Cell cycle studies showed that berberine induces rapid apoptosis in a subpopulation (S phase) of the cells. It is also reported that berberine has dose-dependent effects of berberine on G2/M phase and apoptosis in Balb/c 3T3 cells. However, the effects of berberine on human gastric cells are still unclear. Therefore, the purpose of the present study was to find out the molecular mechanism of berberine underlying human gastric cancer cell line (SNU-5).
Berberine, propidium iodide (PI), Tris-HCl, trypan blue, ribonuclease-A and Triton X-100 were obtained from Sigma Chemical Co. (St. Louis, MO, USA). Potassium phosphates, dimethyl sulfoxide (DMSO), and TE buffer were purchased from Merck Co. (Darmstadt, Germany). Iscove’s modified Dulbecco’s medium, glutamine, fetal bovine serum (FBS), and penicillin-streptomycin, trypsin-EDTA were obtained from Gibco BRL (Grand Island, NY, USA).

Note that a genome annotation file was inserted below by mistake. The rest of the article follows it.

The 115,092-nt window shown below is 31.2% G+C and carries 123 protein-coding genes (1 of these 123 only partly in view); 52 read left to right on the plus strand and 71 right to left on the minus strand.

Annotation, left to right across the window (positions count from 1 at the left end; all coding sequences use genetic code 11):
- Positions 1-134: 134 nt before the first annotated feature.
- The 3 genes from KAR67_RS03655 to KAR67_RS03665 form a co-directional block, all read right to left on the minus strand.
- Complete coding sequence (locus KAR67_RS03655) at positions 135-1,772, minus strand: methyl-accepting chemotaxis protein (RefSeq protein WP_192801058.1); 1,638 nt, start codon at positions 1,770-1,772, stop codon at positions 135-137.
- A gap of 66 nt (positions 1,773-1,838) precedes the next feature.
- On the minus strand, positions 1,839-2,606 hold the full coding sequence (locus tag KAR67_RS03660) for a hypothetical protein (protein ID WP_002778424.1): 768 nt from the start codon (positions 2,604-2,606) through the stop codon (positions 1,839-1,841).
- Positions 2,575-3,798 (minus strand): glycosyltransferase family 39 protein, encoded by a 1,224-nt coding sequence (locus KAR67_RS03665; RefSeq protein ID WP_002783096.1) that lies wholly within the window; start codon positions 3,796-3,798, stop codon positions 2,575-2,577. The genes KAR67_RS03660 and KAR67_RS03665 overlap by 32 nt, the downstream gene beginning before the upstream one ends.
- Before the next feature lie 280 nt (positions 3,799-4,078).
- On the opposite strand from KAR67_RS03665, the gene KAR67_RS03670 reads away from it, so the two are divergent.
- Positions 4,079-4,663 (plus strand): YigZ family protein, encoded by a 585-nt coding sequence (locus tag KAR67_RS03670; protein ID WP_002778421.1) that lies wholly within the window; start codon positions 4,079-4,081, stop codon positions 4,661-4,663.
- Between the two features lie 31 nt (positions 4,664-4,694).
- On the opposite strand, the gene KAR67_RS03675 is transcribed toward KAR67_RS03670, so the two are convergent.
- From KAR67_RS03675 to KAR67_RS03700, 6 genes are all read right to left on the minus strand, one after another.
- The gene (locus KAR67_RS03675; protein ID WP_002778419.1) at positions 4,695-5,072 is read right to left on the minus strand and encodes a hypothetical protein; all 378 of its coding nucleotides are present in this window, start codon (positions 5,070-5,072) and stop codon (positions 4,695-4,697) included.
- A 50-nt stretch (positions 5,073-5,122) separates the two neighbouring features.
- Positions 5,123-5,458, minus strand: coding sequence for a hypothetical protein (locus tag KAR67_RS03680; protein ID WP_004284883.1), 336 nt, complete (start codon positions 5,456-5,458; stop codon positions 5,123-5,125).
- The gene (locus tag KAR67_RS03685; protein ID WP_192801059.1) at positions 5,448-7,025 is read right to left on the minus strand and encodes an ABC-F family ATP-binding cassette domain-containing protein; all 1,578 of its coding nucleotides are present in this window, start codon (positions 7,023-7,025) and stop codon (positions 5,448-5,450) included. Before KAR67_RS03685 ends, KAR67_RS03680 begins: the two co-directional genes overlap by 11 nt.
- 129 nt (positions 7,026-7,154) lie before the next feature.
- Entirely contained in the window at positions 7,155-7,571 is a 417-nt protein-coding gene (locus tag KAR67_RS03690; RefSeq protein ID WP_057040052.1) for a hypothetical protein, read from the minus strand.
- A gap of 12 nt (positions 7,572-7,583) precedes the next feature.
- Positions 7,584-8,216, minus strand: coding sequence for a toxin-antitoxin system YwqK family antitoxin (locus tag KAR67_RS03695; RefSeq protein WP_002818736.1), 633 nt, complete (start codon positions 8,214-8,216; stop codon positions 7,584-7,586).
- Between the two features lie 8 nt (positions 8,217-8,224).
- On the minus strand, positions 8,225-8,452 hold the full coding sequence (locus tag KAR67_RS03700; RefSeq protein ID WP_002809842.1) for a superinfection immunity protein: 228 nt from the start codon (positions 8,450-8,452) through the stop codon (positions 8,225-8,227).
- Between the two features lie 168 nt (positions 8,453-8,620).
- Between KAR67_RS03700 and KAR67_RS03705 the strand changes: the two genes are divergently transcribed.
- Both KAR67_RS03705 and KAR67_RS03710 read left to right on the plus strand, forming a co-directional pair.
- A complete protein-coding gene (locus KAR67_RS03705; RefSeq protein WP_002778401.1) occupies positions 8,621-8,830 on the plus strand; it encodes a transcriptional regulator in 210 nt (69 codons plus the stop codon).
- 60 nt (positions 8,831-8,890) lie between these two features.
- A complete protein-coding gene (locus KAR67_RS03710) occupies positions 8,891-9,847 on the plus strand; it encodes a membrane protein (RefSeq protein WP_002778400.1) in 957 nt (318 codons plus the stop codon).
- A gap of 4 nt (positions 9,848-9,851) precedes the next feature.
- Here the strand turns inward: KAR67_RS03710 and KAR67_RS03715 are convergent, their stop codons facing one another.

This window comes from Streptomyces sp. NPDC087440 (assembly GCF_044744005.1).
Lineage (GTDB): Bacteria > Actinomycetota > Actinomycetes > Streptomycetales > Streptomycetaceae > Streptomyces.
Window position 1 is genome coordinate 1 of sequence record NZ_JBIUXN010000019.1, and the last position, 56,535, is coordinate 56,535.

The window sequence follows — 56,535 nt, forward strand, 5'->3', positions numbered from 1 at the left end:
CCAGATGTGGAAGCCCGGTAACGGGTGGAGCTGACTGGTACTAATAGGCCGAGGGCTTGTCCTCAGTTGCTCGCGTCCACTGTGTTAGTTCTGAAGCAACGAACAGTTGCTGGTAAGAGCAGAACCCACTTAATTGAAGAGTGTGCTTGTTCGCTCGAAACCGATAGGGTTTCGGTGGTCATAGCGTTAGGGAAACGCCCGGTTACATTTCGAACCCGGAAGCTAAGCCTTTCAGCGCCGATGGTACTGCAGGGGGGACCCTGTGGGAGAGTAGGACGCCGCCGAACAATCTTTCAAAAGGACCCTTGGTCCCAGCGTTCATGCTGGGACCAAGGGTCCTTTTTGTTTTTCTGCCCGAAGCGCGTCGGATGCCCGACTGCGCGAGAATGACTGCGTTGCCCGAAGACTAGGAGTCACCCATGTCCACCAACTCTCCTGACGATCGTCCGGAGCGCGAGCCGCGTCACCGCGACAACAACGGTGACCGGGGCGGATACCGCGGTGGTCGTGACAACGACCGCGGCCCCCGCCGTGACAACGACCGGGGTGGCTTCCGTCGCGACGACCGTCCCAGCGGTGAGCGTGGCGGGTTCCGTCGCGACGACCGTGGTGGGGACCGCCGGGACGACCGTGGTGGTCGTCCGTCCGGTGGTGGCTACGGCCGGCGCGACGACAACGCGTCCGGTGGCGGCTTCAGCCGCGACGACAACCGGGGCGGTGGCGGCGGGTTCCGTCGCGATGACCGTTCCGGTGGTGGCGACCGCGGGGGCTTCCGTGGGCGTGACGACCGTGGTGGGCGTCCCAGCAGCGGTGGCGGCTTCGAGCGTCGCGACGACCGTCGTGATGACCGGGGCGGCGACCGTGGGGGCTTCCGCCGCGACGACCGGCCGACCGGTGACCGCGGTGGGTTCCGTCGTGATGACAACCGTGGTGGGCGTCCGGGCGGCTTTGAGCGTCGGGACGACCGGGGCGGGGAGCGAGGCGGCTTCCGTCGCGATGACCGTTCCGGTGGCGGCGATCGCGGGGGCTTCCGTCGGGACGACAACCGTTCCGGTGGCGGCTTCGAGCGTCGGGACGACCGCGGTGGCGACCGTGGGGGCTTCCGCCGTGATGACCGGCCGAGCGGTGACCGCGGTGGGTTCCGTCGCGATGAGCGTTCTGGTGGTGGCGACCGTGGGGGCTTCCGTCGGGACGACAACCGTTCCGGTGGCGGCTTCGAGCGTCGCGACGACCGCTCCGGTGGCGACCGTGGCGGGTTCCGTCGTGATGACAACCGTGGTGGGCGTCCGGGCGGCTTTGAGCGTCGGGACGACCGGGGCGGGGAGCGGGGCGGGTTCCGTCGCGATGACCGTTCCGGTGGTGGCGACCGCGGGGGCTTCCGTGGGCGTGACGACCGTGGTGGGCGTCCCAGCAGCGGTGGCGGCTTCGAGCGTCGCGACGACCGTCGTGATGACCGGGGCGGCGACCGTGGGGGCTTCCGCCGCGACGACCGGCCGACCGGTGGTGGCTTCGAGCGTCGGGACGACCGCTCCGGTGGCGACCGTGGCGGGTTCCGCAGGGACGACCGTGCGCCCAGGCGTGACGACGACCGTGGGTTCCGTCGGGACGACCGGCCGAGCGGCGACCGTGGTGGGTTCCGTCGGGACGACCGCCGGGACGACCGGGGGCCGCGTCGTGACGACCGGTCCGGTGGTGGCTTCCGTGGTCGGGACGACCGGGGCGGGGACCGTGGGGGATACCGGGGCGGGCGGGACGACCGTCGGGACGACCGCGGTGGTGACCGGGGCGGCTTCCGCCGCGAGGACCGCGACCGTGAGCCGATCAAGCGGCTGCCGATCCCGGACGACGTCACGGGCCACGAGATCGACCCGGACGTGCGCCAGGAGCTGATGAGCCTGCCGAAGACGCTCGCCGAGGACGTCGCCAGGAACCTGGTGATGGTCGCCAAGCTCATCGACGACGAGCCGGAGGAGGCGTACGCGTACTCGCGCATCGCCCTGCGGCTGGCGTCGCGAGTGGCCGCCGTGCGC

SNU-5 cell line (human gastric carcinoma; 33 years, female) was obtained from the Food Industry Research and Development Institute (Hsinchu, Taiwan). Cells were immediately placed into 75 cm ×75 cm ×75 cm tissue culture flasks and grown at 37 °C under a humidified 50 mL/L CO2 and 950 mL/L air in 800 mL/L Iscove's modified Dulbecco’s medium supplemented with 200 mL/L FBS, 10 g/L penicillin-streptomycin (1 MU/L penicillin and 10 g/L streptomycin) and 10 g/L glutamine as described previously.